By Kelly O'BrienReporter
With awards season looming, actors, actresses, and directors all across tinsel town are busy buying ball gowns, dry-cleaning tuxedos, and practising the humblest of acceptance speeches. The hotly anticipated Golden Globes take place tomorrow, while Oscar nominations will be announced on Thursday. As two of the highest accolades associated with the movie industry, any film that makes the shortlist for either should be at the top of your must-watch list. To help you along, Kelly O’Brien compiled our Magnificent Seven — a selection of films tipped for Golden Globes and Oscars glory
Film: ‘The Revenant’
Plot: The tale of legendary frontiersman Hugh Glass, played by Leonardo DiCaprio, who sustains injuries from a brutal bear attack in uncharted wilderness in the 1800s. His hunting team leaves him for dead, forcing Glass to fend for himself. Fuelled by a desire for vengeance, he resolves to track down his former confidant, played by Tom Hardy, who betrayed and abandoned him.
Why you should see it: While DiCaprio has managed to bag two Golden Globes so far, he has never won the Oscar for best actor . Many who have watched ‘The Revenant’ believe this could be the performance to finally get DiCaprio his gong. So far it has four Golden Globe and eight Bafta nominations.
Film: ‘The Hateful Eight’
Plot: While racing toward the town of Red Rock in post-Civil War Wyoming, bounty hunter John ‘The Hangman’ Ruth, played by Kurt Russell, and his fugitive prisoner, played by Jennifer Jason Leigh, run into another bounty hunter, played by Samuel L Jackson and a man who claims to be a sheriff. The group attempt to take shelter from a blizzard in a mountain pass but encounter four strangers who change everything.
Why you should see it: It’s a quintessentially Tarantino film, complete with bounty hunters, Samuel L Jackson, lots of guns and gore, and probably a cameo from Quentin himself. The flick has three Golden Globe and three BAFTA nominations.
Plot: Held captive for years in an enclosed space, a woman, played by Brie Larson, and her five-year-old son, played by Jacob Tremblay, finally gain their freedom, allowing the boy to experience the outside world for the first time.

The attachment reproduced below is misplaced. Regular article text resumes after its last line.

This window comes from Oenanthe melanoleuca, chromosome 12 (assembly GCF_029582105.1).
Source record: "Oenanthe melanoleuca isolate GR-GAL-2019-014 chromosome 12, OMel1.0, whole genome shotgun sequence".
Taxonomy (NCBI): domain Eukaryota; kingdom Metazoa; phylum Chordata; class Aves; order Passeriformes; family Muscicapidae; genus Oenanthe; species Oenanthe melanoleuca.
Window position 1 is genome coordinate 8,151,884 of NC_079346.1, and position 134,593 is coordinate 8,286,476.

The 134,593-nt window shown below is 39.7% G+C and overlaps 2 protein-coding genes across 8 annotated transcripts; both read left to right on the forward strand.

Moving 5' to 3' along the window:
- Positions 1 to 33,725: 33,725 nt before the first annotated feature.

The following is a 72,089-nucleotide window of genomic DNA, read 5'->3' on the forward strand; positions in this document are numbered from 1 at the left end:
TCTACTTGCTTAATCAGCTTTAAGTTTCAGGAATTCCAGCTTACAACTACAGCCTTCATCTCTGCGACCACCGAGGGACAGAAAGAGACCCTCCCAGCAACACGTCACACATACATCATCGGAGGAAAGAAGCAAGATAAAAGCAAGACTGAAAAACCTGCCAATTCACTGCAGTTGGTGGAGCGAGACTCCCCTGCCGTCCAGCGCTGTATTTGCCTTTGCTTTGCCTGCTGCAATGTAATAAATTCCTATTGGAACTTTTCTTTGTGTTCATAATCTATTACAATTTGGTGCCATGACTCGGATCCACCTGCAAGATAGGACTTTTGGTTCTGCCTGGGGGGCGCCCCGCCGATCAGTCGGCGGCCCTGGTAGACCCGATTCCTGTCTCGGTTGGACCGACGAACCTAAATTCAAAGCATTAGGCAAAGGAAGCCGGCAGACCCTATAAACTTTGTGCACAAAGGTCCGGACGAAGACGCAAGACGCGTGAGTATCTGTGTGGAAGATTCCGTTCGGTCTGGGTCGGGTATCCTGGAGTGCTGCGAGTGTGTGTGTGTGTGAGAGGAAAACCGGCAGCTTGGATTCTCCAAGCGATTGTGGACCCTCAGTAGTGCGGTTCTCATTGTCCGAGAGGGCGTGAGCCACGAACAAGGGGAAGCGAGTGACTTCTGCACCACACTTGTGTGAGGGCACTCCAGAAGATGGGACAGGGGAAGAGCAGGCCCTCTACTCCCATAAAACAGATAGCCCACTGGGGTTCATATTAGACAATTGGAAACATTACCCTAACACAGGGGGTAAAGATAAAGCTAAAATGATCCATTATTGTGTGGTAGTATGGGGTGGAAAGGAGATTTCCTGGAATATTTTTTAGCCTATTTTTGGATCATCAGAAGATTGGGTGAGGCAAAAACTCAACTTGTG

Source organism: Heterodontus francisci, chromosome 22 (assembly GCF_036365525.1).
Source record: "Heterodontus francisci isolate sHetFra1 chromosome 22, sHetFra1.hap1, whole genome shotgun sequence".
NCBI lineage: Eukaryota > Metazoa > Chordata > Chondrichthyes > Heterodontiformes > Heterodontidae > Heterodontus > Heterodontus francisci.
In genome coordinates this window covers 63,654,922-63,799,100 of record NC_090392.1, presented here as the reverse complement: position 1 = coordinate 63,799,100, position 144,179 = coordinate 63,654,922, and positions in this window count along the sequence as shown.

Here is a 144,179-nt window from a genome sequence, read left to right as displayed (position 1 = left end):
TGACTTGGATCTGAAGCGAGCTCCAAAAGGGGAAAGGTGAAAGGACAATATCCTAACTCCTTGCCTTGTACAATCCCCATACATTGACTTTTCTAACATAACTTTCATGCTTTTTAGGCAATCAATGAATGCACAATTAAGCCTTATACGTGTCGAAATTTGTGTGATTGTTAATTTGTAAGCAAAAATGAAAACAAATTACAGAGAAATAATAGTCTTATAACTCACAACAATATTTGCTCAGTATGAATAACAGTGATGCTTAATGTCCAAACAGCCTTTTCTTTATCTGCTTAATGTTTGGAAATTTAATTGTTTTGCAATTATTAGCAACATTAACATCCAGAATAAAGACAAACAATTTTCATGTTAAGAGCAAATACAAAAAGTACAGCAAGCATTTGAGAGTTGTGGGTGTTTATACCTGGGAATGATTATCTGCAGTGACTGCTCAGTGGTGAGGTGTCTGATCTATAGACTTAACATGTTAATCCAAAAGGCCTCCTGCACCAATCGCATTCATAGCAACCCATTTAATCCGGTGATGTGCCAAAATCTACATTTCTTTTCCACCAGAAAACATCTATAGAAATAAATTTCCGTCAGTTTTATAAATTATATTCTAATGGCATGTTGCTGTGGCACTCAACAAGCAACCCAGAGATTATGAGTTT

Why you should see it: It’s based on a book written by Irish author Emma Donoghue, also titled ‘Room’. It has three Golden Globe nominations, including Best Motion Picture, and two Bafta nominations.
Plot: In 1950s New York, an Irish immigrant, played by Saoirse Ronan, falls for a tough Italian plumber, played by Emory Cohen, but faces temptation from another man, played by Domhnall Gleeson, when she returns home to Ireland for a visit.
Why you should see it: ‘Brooklyn’ stars our own Saoirse Ronan, widely tipped for Oscars glory. The film has six Bafta noms and a Golden Globe nod.
Film: ‘The Danish Girl’
Plot: Set in Copenhagen in the 1920s, the film follows Danish artist Gerda Wegener, played by Alicia Vikander, and her husband, fellow artist Einar Wegener, played by Eddie Redmayne, as he prepares to undergo one of the first sex-change operations.
Why you should see it: Eddie Redmayne’s performance has been lauded as potentially career-defining. He already has both a Golden Globe and an Oscar for last year’s ‘The Theory of Everything’, and has been widely tipped to scoop back-to-back Golden Globes and Oscar awards for ‘The Danish Girl’. The film has three Golden Globe and five Bafta nominations.
Film: ‘The Big Short’
Plot: ‘The Big Short’ is the story of four outsiders who foresaw the global economic collapse.
The misfits subsequently decide to make a bold investment in an idea called The Big Short, leading them deep into the “dark underbelly of modern banking”.
Why you should see it: This movie may not sound terribly sexy, but it has a whole host of big names attached to it. Starring Christian Bale, Steve Carrell, Ryan Gosling, and Brad Pitt, this based-on-a-true-story flick is one of the most star-studded of the entire season.
The film has attracted four Golden Globe and five Bafta nods.
Film: ‘Steve Jobs’
Plot: This biopic follows the life of Apple co-founder Steve Jobs, played by the always-on-form Michael Fassbender. It details the late tech guru’s origins with the first Macintosh unveiling in 1984 and explores his relationship issues with his ex-girlfriend and their young daughter.
Why you should see it: Kerryman Michael Fassbender is reason enough to catch this flick but, if you need more persuading, you only have to look at the raft of award nominations it has received. It has picked up four Golden Globe and three Bafta nominations so far.
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